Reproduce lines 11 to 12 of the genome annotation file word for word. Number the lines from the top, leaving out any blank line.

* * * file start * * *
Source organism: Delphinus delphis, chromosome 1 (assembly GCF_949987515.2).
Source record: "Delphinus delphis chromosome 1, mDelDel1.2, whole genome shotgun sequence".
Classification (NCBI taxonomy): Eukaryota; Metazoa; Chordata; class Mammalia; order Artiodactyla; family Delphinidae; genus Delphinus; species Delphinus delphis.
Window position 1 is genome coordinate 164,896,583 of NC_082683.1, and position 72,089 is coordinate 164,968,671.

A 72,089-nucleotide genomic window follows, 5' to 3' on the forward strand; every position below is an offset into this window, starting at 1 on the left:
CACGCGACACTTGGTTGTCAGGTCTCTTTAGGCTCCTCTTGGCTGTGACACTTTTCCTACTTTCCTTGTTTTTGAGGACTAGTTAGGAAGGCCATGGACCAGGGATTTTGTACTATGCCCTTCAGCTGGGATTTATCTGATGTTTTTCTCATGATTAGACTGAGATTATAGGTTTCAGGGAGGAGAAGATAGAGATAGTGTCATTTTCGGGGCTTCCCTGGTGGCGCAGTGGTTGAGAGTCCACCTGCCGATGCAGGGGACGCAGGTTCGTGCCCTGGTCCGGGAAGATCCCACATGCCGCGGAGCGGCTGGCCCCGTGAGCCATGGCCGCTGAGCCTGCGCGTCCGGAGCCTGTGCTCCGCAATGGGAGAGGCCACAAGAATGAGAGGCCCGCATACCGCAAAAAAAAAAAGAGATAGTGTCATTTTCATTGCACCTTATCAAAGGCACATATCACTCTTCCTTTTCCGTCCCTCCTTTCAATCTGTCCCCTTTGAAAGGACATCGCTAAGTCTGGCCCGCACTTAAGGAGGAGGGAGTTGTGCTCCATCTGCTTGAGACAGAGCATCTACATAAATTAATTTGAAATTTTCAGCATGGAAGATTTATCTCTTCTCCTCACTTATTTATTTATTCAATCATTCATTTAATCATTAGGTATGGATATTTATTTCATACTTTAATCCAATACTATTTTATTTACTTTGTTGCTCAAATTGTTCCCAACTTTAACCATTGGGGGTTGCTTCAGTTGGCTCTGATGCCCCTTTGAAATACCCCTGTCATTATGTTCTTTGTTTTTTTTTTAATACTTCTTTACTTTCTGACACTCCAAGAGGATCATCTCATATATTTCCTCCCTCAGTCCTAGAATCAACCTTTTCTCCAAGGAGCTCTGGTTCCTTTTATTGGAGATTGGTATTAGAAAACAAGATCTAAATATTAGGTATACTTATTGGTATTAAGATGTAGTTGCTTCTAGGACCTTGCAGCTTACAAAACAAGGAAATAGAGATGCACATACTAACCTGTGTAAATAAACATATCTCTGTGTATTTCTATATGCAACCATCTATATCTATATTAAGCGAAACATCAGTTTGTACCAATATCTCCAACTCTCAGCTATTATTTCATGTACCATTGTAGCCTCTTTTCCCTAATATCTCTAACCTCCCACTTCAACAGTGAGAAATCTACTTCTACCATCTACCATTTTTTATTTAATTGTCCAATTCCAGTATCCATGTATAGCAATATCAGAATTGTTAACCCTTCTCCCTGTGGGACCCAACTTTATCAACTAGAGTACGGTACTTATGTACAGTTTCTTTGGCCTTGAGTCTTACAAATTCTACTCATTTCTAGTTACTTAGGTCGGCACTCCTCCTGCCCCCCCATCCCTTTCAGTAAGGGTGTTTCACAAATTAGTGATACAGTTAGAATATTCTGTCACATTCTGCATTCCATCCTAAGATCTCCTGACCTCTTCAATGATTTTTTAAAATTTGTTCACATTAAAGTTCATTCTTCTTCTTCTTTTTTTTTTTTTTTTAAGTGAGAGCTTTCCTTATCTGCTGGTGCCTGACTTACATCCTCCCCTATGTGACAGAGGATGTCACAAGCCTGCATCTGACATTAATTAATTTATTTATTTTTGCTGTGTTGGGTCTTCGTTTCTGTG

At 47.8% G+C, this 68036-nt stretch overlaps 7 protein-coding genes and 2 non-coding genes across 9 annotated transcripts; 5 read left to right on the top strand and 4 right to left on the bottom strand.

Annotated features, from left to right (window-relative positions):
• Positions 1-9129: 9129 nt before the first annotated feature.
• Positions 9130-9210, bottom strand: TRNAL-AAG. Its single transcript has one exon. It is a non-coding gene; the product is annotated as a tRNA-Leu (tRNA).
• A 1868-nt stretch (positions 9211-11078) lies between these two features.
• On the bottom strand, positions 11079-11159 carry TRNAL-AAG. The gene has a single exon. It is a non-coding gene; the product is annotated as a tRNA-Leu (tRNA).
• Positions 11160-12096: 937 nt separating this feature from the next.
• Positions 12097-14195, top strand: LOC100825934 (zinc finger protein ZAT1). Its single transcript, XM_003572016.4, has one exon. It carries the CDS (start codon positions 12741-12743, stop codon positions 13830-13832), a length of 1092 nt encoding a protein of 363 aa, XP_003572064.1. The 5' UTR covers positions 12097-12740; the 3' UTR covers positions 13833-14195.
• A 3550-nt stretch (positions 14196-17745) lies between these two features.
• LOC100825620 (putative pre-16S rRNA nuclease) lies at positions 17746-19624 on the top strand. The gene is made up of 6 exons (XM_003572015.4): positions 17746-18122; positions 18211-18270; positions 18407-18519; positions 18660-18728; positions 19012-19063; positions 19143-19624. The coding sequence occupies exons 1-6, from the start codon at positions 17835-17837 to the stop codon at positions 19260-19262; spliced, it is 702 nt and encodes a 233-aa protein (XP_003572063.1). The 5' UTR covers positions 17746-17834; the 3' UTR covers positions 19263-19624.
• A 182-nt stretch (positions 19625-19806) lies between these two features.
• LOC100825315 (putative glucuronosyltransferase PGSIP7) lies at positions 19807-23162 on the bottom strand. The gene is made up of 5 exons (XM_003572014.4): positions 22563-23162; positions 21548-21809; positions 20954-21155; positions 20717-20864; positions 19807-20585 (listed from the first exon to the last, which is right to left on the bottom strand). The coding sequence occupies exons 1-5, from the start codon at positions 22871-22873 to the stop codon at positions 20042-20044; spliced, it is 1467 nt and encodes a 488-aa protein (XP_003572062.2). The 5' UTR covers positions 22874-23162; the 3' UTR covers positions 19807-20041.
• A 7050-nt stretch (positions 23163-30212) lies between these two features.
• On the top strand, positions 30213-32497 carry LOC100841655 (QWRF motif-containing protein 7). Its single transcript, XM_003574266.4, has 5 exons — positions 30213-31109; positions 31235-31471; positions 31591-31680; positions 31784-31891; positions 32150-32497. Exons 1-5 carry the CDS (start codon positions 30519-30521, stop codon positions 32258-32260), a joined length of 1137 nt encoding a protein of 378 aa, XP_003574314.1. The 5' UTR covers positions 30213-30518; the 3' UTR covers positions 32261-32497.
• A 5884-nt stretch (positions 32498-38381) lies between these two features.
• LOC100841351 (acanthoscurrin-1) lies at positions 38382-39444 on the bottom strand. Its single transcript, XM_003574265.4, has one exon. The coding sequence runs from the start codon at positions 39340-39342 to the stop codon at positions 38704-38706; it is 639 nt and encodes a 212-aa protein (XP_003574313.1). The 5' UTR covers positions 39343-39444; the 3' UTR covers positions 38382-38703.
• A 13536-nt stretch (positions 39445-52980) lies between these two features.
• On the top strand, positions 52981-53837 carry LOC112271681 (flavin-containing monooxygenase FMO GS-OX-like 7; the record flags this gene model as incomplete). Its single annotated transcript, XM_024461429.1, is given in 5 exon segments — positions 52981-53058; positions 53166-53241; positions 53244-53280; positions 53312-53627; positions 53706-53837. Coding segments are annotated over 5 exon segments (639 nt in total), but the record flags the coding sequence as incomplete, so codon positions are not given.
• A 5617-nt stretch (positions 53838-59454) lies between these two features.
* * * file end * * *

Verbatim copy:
• A 1868-nt stretch (positions 9211-11078) lies between these two features.
• On the bottom strand, positions 11079-11159 carry TRNAL-AAG. The gene has a single exon. It is a non-coding gene; the product is annotated as a tRNA-Leu (tRNA).